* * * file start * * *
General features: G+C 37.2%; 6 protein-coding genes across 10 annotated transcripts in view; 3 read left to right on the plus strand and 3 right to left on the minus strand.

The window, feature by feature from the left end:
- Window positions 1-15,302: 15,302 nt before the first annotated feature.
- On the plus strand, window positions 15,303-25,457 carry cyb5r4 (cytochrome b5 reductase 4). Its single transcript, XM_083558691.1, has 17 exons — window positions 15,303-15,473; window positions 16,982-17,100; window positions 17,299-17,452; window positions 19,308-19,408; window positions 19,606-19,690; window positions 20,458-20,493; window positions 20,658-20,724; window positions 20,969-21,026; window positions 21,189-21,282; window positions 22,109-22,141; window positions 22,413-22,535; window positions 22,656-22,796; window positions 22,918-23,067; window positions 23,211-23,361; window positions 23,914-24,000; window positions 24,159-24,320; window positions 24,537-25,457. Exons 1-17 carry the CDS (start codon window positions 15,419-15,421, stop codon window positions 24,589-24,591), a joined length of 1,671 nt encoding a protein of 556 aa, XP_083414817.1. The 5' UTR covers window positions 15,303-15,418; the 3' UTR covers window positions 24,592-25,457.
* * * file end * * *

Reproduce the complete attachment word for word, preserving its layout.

General features: G+C 37.2%; 6 protein-coding genes across 10 annotated transcripts in view; 3 read left to right on the plus strand and 3 right to left on the minus strand.

The window, feature by feature from the left end:
- Window positions 1-15,302: 15,302 nt before the first annotated feature.
- On the plus strand, window positions 15,303-25,457 carry cyb5r4 (cytochrome b5 reductase 4). Its single transcript, XM_083558691.1, has 17 exons — window positions 15,303-15,473; window positions 16,982-17,100; window positions 17,299-17,452; window positions 19,308-19,408; window positions 19,606-19,690; window positions 20,458-20,493; window positions 20,658-20,724; window positions 20,969-21,026; window positions 21,189-21,282; window positions 22,109-22,141; window positions 22,413-22,535; window positions 22,656-22,796; window positions 22,918-23,067; window positions 23,211-23,361; window positions 23,914-24,000; window positions 24,159-24,320; window positions 24,537-25,457. Exons 1-17 carry the CDS (start codon window positions 15,419-15,421, stop codon window positions 24,589-24,591), a joined length of 1,671 nt encoding a protein of 556 aa, XP_083414817.1. The 5' UTR covers window positions 15,303-15,418; the 3' UTR covers window positions 24,592-25,457.